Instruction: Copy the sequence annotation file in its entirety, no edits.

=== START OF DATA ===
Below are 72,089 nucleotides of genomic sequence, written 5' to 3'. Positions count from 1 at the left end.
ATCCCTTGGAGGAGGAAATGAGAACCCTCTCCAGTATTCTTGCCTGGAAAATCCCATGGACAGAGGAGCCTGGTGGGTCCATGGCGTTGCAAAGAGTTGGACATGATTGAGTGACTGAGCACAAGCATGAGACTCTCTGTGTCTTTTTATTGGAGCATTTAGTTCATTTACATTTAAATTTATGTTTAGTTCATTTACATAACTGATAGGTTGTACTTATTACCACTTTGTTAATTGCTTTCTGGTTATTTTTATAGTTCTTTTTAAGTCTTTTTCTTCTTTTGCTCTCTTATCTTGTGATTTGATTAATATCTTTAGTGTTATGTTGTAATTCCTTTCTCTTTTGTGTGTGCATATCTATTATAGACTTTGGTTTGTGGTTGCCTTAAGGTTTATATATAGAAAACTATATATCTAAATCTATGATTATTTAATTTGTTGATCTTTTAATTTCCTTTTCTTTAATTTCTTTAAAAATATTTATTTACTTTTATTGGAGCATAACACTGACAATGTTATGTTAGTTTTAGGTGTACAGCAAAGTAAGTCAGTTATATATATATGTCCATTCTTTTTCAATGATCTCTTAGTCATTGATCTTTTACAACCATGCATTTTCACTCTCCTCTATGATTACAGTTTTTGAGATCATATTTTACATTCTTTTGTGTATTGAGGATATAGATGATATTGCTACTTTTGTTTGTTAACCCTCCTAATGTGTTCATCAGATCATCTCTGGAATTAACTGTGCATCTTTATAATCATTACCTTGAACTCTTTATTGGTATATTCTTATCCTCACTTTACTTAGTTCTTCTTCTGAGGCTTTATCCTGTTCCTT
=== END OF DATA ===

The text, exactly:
Below are 72,089 nucleotides of genomic sequence, written 5' to 3'. Positions count from 1 at the left end.
ATCCCTTGGAGGAGGAAATGAGAACCCTCTCCAGTATTCTTGCCTGGAAAATCCCATGGACAGAGGAGCCTGGTGGGTCCATGGCGTTGCAAAGAGTTGGACATGATTGAGTGACTGAGCACAAGCATGAGACTCTCTGTGTCTTTTTATTGGAGCATTTAGTTCATTTACATTTAAATTTATGTTTAGTTCATTTACATAACTGATAGGTTGTACTTATTACCACTTTGTTAATTGCTTTCTGGTTATTTTTATAGTTCTTTTTAAGTCTTTTTCTTCTTTTGCTCTCTTATCTTGTGATTTGATTAATATCTTTAGTGTTATGTTGTAATTCCTTTCTCTTTTGTGTGTGCATATCTATTATAGACTTTGGTTTGTGGTTGCCTTAAGGTTTATATATAGAAAACTATATATCTAAATCTATGATTATTTAATTTGTTGATCTTTTAATTTCCTTTTCTTTAATTTCTTTAAAAATATTTATTTACTTTTATTGGAGCATAACACTGACAATGTTATGTTAGTTTTAGGTGTACAGCAAAGTAAGTCAGTTATATATATATGTCCATTCTTTTTCAATGATCTCTTAGTCATTGATCTTTTACAACCATGCATTTTCACTCTCCTCTATGATTACAGTTTTTGAGATCATATTTTACATTCTTTTGTGTATTGAGGATATAGATGATATTGCTACTTTTGTTTGTTAACCCTCCTAATGTGTTCATCAGATCATCTCTGGAATTAACTGTGCATCTTTATAATCATTACCTTGAACTCTTTATTGGTATATTCTTATCCTCACTTTACTTAGTTCTTCTTCTGAGGCTTTATCCTGTTCCTT